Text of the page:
Pitango has been doing its thing for quite a while. In fact, our leading tango music quartet has been performing here and all over the world for a full decade. The group will mark that milestone with six performances of its reading of Maria de Buenos Aires , a tango opera with music by Astor Piazzolla, which premiered in the Argentinean capital in 1968. The shows kick off at the Young Center Auditorium in Beersheba at 9 p.m.
this evening, with the main performance taking place tomorrow at 9 p.m. at the Assia Auditorium of the Tel Aviv Museum of Art, under the auspices of the Felicja Blumental Festival. The show will also do the rounds of Petah Tikva, Netanya, Nahariya and Tivon, ending in Ashdod on May 11.
The quartet of violinist Hadar Cohen, bandoneon player Amichai Shalev, pianist Shachar Ziv and acoustic bass player Rinat Avisar will be joined by Argentinean singer Amparo Gonzalez and compatriot guitarist Omar Cyrulnik, with three pairs of dancers providing the visual tango spectacular. The narrator is Uri Gottlieb, and the choreography was devised by Argentinean Chiche Nuñez.
As to be expected from the Argentinean dance form, Piazzolla’s opera, to a libretto by Uruguayan poet Horacio Ferrer, is something of a sultry affair, and the eponymous character is portrayed along a wildly swinging pendulum of emotions, intents and states of reality.
In addition to marking a decade of creative endeavor by Pitango, the upcoming Maria de Buenos Aires run is also the realization of a long-standing ambition for Avisar. “It has been a dream of mine to do this show,” says the bassist. “I received a CD with the music from a friend in Berlin.
She is a pianist and we used to play Piazzolla music together.”
It took a while, but the dream eventually took on corporeal form. “[Felicja Blumental Festival artistic director] Annette [Celine] got in touch and said she had wanted to put on a production of Maria de Buenos Aires for a long time. It was as if I’d willed it to happen.”
Life began for Pitango with a debut gig at Tel Aviv’s iconic alternative music venue Hagadah Hasmalit in 2003. “It was a great gig,” Avisar recalls. “I remember people getting up to dance while we played.”
The quartet made rapid progress, and a couple of years later it won a slot at the Israel Festival. “That was our first big show,” says Avisar. “[Israel Festival supremo] Yossi Tal-Gan really liked what we were doing and he gave us a good budget, and he wanted dancers and great props.”
That was a pretty steep career trajectory although, in the interim, the members of the quartet had invested quite a bit of hard graft in honing their instrumental skills and feeding off the source of the discipline.
“In 2004 we went to Argentina and rented an apartment in San Telmo. That’s the artists district of Buenos Aires – sort of their Neveh Tzedek,” she says. “We stayed there for a month, and every day we took private lessons with some of the leading teachers of tango.”
It was a period of intense study and artistic progress. “We also performed in Buenos Aires and other places around Argentina, and when we were not performing, we went to see other people’s tango shows.”
The foursome’s efforts were well received by the local audiences rather than considering Pitango a bunch of young upstarts from Israel. “We thought that might be the case, but they really liked what we were doing. We all came from a classical background, and we came to tango with good playing skills. Anyway, Piazzolla also started out with ambitions to become a classical composer,” says Avisar.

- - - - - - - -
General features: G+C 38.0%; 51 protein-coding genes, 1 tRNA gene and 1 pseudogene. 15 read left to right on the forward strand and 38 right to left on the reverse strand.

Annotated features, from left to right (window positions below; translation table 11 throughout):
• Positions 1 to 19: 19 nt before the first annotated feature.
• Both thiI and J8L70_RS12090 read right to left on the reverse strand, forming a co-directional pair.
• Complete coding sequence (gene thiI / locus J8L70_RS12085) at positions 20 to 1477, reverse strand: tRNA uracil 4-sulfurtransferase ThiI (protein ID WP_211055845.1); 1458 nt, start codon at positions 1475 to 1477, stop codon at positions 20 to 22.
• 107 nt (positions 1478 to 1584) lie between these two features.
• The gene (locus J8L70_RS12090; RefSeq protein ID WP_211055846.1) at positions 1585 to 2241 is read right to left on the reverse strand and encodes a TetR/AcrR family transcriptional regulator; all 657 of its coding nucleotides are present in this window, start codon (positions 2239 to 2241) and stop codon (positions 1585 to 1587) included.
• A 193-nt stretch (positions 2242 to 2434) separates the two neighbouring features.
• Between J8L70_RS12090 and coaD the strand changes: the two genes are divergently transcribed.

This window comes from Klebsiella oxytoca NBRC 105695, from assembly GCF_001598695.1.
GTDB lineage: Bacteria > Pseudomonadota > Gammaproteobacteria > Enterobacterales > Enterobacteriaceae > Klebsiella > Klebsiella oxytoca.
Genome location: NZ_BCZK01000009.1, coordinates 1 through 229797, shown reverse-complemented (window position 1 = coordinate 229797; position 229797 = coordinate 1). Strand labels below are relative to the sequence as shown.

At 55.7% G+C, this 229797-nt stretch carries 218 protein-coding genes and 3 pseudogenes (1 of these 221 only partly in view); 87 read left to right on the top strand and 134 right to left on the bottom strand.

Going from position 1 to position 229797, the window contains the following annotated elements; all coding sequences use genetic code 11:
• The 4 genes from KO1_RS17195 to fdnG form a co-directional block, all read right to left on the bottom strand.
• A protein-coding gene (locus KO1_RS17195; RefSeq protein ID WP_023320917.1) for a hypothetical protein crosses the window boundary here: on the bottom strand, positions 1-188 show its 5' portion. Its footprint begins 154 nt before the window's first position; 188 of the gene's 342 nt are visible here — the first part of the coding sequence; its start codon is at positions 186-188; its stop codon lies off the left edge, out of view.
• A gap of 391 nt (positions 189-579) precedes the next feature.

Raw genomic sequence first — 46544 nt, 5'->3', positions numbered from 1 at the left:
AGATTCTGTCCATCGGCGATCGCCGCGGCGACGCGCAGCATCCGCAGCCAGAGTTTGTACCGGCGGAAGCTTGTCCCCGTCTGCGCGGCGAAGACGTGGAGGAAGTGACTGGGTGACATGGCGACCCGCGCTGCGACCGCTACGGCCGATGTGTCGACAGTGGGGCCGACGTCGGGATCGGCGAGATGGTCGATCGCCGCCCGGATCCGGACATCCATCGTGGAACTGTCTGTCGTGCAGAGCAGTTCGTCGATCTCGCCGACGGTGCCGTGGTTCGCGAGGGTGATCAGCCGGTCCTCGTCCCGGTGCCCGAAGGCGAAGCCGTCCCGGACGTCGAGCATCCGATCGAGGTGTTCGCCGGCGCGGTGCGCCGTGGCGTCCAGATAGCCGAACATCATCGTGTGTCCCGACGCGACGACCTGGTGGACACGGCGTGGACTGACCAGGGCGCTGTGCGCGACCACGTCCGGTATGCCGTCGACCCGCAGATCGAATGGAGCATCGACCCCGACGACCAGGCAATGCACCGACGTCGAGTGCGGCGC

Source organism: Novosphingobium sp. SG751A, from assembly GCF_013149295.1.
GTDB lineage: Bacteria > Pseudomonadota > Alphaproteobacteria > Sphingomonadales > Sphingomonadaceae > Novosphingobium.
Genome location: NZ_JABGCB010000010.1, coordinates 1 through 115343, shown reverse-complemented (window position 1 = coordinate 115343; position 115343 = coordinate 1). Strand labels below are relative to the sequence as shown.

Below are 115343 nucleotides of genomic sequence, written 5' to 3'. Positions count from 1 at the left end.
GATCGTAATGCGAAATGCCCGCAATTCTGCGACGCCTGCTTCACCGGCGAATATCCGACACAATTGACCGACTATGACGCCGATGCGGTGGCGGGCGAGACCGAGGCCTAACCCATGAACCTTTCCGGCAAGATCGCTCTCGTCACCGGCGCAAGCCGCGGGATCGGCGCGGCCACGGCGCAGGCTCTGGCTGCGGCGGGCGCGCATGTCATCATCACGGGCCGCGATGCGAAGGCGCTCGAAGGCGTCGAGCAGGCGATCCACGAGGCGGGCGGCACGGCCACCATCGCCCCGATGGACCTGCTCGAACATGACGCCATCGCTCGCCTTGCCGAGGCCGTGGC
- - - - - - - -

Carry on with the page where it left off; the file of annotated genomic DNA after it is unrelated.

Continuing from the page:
The Israelis’ progress was even appreciated by official quarters. “We won a prize from a museum of culture in Buenos Aires,” she notes proudly. “We never expected to get a prize for music work while we were in Argentina. That was a nice surprise.”
There were other things to learn, in addition to getting their playing skills down pat. “We learned some Spanish, although I don’t know too much, and a little bit of lunfardo,” says the bassist. The dialect in question developed in the late 19th century among the lower classes and criminal elements of Buenos Aires. Later phrases and words in lunfardo were incorporated into the lyrics of tango numbers.
Pitango, indeed, hit the ground running.
“It was clear from the very first notes we played together that there was a special bond among all four us and that something special was happening,” she recalls.
It appears that Pitango was just meant to be. “I was in Berlin doing a master’s degree when Amichai [Shalev] called me after he was given my name by a third person. He told me he was thinking of putting together a tango band, and I told him I had a couple of months until the end of my degree and that he shouldn’t call anyone else. I was definitely up for it.” A pianist and a violinist were duly found, and Pitango embarked on its musical odyssey.
Avisar says the quartet’s path has undulated and meandered over the years. “After the Israel Festival show, we did a lot of big productions, with all sorts of topline guests from Israel and from abroad, but we got a bit tired of that after a couple of years. We started doing smaller shows, just with one or two dancers, and the four of us. We reconnected with smaller audiences, at more intimate venues. We really enjoyed that. We also performed for Argentinean audiences here, which was great. With big shows, you have all this lighting, and it’s hard to see the audience. The smaller productions allow you to connect with the people who come to see you,” she says.
Avisar may have to forgo that intimacy with the Maria de Buenos Aires show, but there is some benefit to be had here too. “As I said, I have dreamt of doing this production for a long time. It’s nice when dreams come true.”
For tickets and more information about tomorrow’s show: (03) 620- 1185 and www.blumentalfestival.com For tickets and more information about Pitango’s other performances of Maria de Buenos Aires : 077-616-1618 and www.pitango4.com.